The annual general meeting, held at the University of Western Ontario, was attended by 31 people, including a representative from the National Association of Scholars. Twenty-three members stayed for the business meeting. We thank Daniella Chirila, our SAFS secretary, for coordinating the conference, including arranging morning coffee and lunch, and booking the meeting rooms.
A) In my opening remarks, I noted that SAFS had a very good year. First, we received a grant from the Donner Canadian Foundation for a legal defence fund. Subsequently, we engaged Lerner and Associates, a London, Ontario law firm, to investigate the legal issues in pursuing cases involving preferential hiring. We hope that we will be able to bring a test case forward in the near future. We are grateful to the Donner Canadian Foundation for their support.
Second, we took action in six cases by writing to university presidents and other senior administrators, when we believed that an individual’s academic freedom or the merit principle was violated. Copies of our letters, and responses to them, are posted on our website, and several of these have also been published in our Newsletters. It’s always hard to gauge the effect of our involvement, but we do make our concerns known to university administrators and publicize the (possible) offenses on our website, Newsletter, and sometimes in the media.
Third, shortly before the annual meeting, the Ontario Human Rights Commission turned down my final appeal of their earlier decision not to hear my complaint against Wilfrid Laurier University for sex discrimination against men in faculty hiring. Recall that WLU’s psychology department had advertised in July 1999 for a woman-only position. The Commission decided that I did not have legal standing to make the complaint. Their ruling explicitly did not comment on the substance of my complaint that WLU had acted illegally. Though the WLU incident did not achieve the desired legal end, the publicity surrounding the case led to extensive media coverage throughout Canada, and WLU’s psychology department voted to end woman-only advertising.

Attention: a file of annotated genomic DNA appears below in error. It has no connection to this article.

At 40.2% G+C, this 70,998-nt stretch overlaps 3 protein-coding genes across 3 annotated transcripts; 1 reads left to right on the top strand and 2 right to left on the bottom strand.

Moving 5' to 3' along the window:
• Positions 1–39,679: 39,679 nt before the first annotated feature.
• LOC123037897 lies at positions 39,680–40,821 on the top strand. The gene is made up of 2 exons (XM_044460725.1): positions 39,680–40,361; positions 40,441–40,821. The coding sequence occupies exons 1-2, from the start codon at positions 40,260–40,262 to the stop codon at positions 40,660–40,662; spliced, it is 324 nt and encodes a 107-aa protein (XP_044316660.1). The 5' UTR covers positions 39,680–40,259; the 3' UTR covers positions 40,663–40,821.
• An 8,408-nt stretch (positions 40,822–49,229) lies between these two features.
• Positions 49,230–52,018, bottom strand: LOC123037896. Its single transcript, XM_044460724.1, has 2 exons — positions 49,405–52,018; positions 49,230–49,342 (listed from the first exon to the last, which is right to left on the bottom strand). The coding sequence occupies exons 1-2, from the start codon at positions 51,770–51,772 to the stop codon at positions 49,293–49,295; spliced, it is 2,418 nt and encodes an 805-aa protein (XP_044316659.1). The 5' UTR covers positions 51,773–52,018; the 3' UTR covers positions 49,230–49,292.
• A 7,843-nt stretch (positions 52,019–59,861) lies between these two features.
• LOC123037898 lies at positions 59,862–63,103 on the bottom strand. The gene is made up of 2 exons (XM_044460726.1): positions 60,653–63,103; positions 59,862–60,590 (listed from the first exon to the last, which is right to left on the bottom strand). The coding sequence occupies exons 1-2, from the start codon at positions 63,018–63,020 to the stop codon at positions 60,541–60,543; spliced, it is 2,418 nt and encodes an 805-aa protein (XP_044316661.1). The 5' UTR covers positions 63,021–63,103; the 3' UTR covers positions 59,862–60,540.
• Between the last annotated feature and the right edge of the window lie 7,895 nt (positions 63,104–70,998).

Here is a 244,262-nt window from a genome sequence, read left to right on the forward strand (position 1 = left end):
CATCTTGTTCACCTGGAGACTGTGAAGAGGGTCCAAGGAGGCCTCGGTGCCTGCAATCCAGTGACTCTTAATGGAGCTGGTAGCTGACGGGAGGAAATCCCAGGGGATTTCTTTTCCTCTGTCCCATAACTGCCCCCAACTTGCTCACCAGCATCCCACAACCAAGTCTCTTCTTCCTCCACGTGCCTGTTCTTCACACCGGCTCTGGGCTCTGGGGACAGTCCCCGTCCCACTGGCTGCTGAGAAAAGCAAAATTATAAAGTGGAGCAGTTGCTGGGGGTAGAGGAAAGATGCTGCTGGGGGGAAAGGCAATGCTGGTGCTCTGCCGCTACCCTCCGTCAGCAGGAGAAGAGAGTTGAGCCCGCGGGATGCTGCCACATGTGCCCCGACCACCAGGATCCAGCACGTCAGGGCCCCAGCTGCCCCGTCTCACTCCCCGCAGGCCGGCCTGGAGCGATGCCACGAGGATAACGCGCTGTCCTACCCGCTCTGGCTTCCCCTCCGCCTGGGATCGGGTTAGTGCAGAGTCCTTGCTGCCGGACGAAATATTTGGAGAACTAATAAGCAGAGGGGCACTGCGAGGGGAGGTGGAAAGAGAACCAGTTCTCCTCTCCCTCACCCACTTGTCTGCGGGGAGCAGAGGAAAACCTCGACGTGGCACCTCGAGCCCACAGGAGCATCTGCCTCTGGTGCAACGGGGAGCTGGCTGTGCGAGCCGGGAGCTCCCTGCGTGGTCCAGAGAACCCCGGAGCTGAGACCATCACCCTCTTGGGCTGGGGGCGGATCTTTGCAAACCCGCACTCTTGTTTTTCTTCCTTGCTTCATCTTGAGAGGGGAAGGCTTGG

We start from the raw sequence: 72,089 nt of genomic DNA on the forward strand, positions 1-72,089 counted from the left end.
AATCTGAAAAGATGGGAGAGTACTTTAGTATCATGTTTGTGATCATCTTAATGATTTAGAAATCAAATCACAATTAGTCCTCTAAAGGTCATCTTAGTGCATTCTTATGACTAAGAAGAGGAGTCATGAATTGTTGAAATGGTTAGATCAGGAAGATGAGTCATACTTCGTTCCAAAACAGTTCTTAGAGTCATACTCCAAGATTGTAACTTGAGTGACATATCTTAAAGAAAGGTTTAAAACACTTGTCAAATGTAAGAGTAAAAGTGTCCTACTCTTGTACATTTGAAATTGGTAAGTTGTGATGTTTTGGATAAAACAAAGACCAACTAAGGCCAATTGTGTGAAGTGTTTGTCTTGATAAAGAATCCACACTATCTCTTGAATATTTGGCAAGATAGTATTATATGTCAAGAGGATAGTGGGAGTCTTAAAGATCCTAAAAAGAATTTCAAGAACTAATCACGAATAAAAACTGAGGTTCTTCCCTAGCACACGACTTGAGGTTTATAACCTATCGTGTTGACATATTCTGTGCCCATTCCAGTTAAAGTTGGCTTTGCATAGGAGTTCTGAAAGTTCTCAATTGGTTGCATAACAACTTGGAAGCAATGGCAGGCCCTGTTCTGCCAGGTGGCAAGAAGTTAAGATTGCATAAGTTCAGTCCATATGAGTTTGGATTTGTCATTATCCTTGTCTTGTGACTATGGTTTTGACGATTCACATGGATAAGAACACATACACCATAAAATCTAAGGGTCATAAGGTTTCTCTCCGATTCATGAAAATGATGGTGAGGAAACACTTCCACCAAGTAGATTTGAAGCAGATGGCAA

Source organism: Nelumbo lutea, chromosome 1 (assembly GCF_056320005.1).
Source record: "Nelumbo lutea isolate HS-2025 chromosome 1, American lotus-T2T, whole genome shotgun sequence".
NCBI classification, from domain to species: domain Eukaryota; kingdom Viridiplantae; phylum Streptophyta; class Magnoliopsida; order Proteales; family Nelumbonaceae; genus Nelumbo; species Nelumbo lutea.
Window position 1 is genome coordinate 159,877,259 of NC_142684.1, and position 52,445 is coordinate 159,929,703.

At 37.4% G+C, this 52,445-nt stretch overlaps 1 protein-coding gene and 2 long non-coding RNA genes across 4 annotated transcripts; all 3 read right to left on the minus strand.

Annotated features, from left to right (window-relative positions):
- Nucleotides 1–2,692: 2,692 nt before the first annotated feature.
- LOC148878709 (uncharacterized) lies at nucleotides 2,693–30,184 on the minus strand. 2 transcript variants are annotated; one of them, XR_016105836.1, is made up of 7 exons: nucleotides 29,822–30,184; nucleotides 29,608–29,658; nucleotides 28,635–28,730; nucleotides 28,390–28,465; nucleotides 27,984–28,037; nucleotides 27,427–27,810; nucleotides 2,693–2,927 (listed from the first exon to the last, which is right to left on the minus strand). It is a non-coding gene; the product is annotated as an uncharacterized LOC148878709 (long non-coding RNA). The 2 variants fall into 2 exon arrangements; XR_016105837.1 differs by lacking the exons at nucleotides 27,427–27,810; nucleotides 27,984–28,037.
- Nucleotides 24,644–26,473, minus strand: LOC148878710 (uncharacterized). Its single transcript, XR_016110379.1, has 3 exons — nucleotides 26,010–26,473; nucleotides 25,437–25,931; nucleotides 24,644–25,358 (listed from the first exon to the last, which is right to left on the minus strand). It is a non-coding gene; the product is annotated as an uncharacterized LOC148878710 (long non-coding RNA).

Fourth, we have completely revamped the SAFS website. Members are encouraged to examine the site for the latest information on our activities. We welcome your comments. We are considering developing the capability to allow new or renewing members to pay their dues by credit card on the website.
B) The winner of this year’s Furedy Award for Academic Freedom was Julie Bosman, editor-in-chief of The Badger Herald, the student newspaper of the University of Wisconsin, Madison. Because Julie was graduating from university on the same day as our AGM, Doreen Kimura accepted the award for her. Christine Furedy made the presentation of the award. (See her remarks while presenting the award on page 6).
C) The formal morning session was a lively panel discussion entitled "SAFS’ role in defending academic freedom" consisting of brief presentations by John Furedy, Clive Seligman, Murray Miles, and Chris Furedy, followed by comments and questions from the audience. The purpose of the panel session was to highlight the factors that board members consider (or ought to consider) in deciding whether SAFS should intervene in particular cases. Given that SAFS’ resources of people, time, and money are limited, how can we best defend our principles, recognizing that we can’t get involved with every potentially appropriate case?
In his presentation, John Furedy tried to categorize the types of reasons that board members offered when debating whether SAFS should intervene in a case. He suggested three classes of criteria were frequently mentioned, varying in persuasiveness and legitimacy: 1) Absolute criteria, e.g., violation of one of SAFS’ principles, and institutional wrongdoing; 2) Continua of considerations, e.g., clarity and understandability of the issue to laypeople, whether the case is Canadian, generality of implications, gravity of harm, and what other academic bodies are doing; 3) Irrelevant factors, e.g., validity of opinions being advanced, academic eminence of the individual seeking help, and whether the individual is active in his/her own defence.